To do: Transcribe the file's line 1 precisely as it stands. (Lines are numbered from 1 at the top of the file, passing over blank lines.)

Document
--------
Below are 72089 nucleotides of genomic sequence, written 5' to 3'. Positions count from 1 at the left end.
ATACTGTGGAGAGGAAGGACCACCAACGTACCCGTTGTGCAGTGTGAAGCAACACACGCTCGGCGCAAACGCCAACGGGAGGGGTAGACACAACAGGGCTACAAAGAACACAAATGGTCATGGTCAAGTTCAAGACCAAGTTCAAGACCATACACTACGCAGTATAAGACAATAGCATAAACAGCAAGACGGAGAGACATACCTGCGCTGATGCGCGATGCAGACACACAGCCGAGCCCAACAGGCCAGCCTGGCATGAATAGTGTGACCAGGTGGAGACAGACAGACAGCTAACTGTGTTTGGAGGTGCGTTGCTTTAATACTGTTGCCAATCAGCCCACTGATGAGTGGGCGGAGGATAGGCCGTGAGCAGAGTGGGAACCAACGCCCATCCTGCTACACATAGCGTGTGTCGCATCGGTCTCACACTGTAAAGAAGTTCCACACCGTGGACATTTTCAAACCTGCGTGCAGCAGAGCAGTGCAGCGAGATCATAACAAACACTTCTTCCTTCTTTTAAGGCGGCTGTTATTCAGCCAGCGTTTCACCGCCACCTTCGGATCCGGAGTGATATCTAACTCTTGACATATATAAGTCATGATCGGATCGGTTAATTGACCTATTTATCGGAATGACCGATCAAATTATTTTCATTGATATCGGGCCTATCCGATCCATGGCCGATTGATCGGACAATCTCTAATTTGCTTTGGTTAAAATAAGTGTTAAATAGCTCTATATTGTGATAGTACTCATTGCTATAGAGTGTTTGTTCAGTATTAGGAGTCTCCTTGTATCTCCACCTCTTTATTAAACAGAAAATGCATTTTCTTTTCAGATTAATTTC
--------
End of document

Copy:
Below are 72089 nucleotides of genomic sequence, written 5' to 3'. Positions count from 1 at the left end.